Wednesday, September 7, 2011

E. J. Brent of Berkeley Square

Born of British stock, Edwin James Brent (1856-1923) first came to America in 1870, living in Indianapolis for ten years. He returned to England, married Mary West (1865- ), and came back, this time to Los Angeles, to seek fame and fortune. In 1890 he started a second-hand furniture store on the southwest corner of West 4th & Spring Streets. Business was good--within four years he opened a second location across the street in the same block.  In 1896 he moved another block south to larger digs at 538 South Spring Street in the Chauvin Building. A new building went up next door to the north in 1898, so the business relocated again. He remained thrifty with his business still, residing upstairs with Mary at that same location.

Bit by bit the business grew, but it was definitely under the town's business radar as articles about the Brents were few and far between. The business ultimately moved to 712 S. Main in 1905, where it remained until E.J.'s death in the early 1920's. Perhaps that business move was the driving force for E.J. to seek residence quarters apart from his business location.  They had their ultimate mansion constructed in a very fashionable gated community in West Adams known as Berkeley Square.  That new house hit the newspaper real estate section, and after that it was Society pages galore for Mary.

The house appears like a Craftsman on steroids.  Sitting in the middle of the block, the design of the house created odd lines when viewed as a photograph. Here it is a year or so after building...
#20 Berkeley Square ca. 1909

E.J. in 1910

The entry hall
The house received extensive coverage in the June, 1909 issue of Western Architect, with photos showing off the entry hall, dining room and exterior of the house.

And if you thought E.J. and Mary needed the large house for their large family you'd be half right--if you call servants family. Their one child E.J. Jr. (b.1903) lived there with four in-house servants.

Life seemed good for the Brents. "Brent's Great Credit House", as the business was known in local directories, continued to prosper while the family took multiple vacations, including recorded trips to Panama in 1913, and Hawaii in 1922.  One newspaper article in 1910 mentioned they "motored down to Coronado Beach last Tuesday for a week's vacation. Mr. Brent is enjoying the many beautiful auto drives in this vicinity and into the San Diego "back country" and across the line into Old Mexico."

1909 L.A. Directory Ad (courtesy of
After E.J.'s passing, Mary remained in the house with her son for a couple of years more. She moved for awhile to 501 S. Manhattan, before settling down by 1930 across the street in a new fourplex at 456 S. St. Andrews Place, on the northeast corner of St. Andrews and 5th Street. The census reported her as renting at $75/month, an odd choice for one who should be able to easily own her abode. She disappears from the record by 1944.

One doesn't know if the house had been sold or 1928 Winfield Scott, a local photographer, was living there with his daughter Margaret, who was listed as "artist" in 1928, and "photographer" in 1930 records. Interestingly, Mr. Scott was renting the grand house for $75/month in 1930, the same amount Mary Brent was paying over on St. Andrews Place.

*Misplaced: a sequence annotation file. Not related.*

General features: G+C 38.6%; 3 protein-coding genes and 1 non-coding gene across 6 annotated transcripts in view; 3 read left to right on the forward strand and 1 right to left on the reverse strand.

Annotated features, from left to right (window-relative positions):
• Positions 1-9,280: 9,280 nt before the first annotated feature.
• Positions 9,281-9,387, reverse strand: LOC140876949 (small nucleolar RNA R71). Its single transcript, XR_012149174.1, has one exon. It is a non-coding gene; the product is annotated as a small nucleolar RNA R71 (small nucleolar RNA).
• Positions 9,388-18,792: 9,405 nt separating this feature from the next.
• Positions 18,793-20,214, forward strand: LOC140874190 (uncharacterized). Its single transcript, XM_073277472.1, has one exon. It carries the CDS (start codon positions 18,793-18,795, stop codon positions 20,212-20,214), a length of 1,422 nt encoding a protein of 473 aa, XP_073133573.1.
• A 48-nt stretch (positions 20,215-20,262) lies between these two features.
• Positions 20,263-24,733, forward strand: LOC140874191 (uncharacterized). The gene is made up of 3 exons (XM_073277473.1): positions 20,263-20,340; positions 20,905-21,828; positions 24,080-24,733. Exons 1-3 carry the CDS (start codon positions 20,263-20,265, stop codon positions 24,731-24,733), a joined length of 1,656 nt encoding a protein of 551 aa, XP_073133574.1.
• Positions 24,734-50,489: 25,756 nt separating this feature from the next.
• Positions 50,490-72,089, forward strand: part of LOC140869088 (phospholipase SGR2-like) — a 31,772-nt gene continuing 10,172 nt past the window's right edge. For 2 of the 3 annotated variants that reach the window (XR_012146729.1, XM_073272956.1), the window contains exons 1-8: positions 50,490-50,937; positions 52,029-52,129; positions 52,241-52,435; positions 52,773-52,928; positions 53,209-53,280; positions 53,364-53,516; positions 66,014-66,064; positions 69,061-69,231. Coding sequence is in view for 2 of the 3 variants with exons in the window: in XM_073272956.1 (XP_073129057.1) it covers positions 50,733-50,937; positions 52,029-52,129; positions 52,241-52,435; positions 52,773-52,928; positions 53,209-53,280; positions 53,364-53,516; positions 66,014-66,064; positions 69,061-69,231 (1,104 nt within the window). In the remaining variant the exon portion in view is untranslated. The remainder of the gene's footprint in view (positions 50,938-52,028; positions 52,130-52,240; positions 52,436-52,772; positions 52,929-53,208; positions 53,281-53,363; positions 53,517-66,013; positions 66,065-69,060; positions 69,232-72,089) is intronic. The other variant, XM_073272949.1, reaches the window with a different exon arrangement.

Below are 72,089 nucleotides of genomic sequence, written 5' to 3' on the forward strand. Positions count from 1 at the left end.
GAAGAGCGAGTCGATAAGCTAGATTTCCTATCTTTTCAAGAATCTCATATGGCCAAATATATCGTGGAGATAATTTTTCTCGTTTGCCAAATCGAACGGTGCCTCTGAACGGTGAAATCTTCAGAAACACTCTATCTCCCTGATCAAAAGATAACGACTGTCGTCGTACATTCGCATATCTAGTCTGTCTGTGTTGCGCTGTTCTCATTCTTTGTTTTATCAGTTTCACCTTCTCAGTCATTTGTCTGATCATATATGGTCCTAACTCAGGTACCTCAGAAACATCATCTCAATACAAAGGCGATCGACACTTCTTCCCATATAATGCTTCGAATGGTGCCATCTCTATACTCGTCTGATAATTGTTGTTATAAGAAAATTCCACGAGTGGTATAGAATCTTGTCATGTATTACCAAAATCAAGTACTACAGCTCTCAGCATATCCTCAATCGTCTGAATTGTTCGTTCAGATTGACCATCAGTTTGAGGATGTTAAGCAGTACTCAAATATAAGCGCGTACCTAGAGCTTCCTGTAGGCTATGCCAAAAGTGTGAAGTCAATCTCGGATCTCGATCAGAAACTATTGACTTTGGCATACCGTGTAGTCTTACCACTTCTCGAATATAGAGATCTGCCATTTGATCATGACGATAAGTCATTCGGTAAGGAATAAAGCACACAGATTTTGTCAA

By 1932 Scott had left, and a Leonard Bowie arrived, staying through 1934--then no resident can be found until 1946, when Vida Woelz turns up, joined by her husband John in 1948.

By the early 1960's a threat to all the houses in Berkeley Square appeared.  A new freeway starting at the Santa Ana Freeway (I-5) went west all the way to Santa Monica, exiting at the Pacific Coast Highway in Santa Monica. And the eminent domainers targeted the northern half of the Berkeley Square subdivision for its trip through the West Adams area. By 1965 a new eight-lane freeway began to shoot drivers (except during rush hour) across Berkeley Square at 65+ MPH. And 20 Berkeley Square had become history.

Additional information:
More on Berkeley Square
A postcard showing Brent's Spring Street store

A New Bit of Information: 

One of the challenges of following the life of a house without photos is determining what really happened to the house.  Here's a theory for this one.

The house appeared to have stood empty through the late '30s and early '40s. And while I didn't write about in the above, others have mentioned that a #20A appears for this Berkeley Square address by the 1940's.  Take a close look at the images below.  The 1921 Sanborn map has been placed above an aerial of the neighborhood taken in 1948. Our #20 lot line has been superimposed on the aerial photo in the lower half.  #20 in the aerial photo appears to be half gone--the entire eastern portion missing, the portico removed--and a new house at the rear of the lot appears with a sidewalk coming in from the street. Perhaps that's the answer.  Even before I-10 sent this house to oblivion, perhaps someone else did, turning it into two houses.

1921 vs. 1948 Berkeley Sq. 
 Sanborn map courtesy of Proquest Sanborn Maps

It turns out there was an updated Sanborn map done in 1951 which confirms the above.

Two homes now on lot #20

Next Up:
The Man Who Owned Santa Rosa Island


  1. Our family has an old EJ Brent labeled rocking chair. Any info out there on it??

    1. I thought I was the only one with a Brent's anything. I have a chair. It's got paint and a couple of layers of upholstery but I think it might be gorgeous under there. My blog with pictures:


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